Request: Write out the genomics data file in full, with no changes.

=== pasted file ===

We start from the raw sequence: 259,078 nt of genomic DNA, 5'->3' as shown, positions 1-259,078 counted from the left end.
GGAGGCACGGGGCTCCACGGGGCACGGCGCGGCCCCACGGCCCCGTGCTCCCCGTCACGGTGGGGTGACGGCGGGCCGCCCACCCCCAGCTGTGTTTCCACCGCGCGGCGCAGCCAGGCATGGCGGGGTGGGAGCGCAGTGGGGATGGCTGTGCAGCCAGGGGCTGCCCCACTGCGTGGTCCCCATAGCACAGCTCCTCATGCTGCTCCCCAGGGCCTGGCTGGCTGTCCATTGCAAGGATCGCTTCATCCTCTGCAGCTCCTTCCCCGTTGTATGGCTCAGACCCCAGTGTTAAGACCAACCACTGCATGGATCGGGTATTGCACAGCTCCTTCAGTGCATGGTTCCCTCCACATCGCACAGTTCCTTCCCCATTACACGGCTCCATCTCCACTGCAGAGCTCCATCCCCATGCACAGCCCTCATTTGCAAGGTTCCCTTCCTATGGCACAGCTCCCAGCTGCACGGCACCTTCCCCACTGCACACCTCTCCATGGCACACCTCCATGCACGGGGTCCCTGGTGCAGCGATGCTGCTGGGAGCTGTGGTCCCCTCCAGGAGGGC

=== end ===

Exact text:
We start from the raw sequence: 259,078 nt of genomic DNA, 5'->3' as shown, positions 1-259,078 counted from the left end.
GGAGGCACGGGGCTCCACGGGGCACGGCGCGGCCCCACGGCCCCGTGCTCCCCGTCACGGTGGGGTGACGGCGGGCCGCCCACCCCCAGCTGTGTTTCCACCGCGCGGCGCAGCCAGGCATGGCGGGGTGGGAGCGCAGTGGGGATGGCTGTGCAGCCAGGGGCTGCCCCACTGCGTGGTCCCCATAGCACAGCTCCTCATGCTGCTCCCCAGGGCCTGGCTGGCTGTCCATTGCAAGGATCGCTTCATCCTCTGCAGCTCCTTCCCCGTTGTATGGCTCAGACCCCAGTGTTAAGACCAACCACTGCATGGATCGGGTATTGCACAGCTCCTTCAGTGCATGGTTCCCTCCACATCGCACAGTTCCTTCCCCATTACACGGCTCCATCTCCACTGCAGAGCTCCATCCCCATGCACAGCCCTCATTTGCAAGGTTCCCTTCCTATGGCACAGCTCCCAGCTGCACGGCACCTTCCCCACTGCACACCTCTCCATGGCACACCTCCATGCACGGGGTCCCTGGTGCAGCGATGCTGCTGGGAGCTGTGGTCCCCTCCAGGAGGGC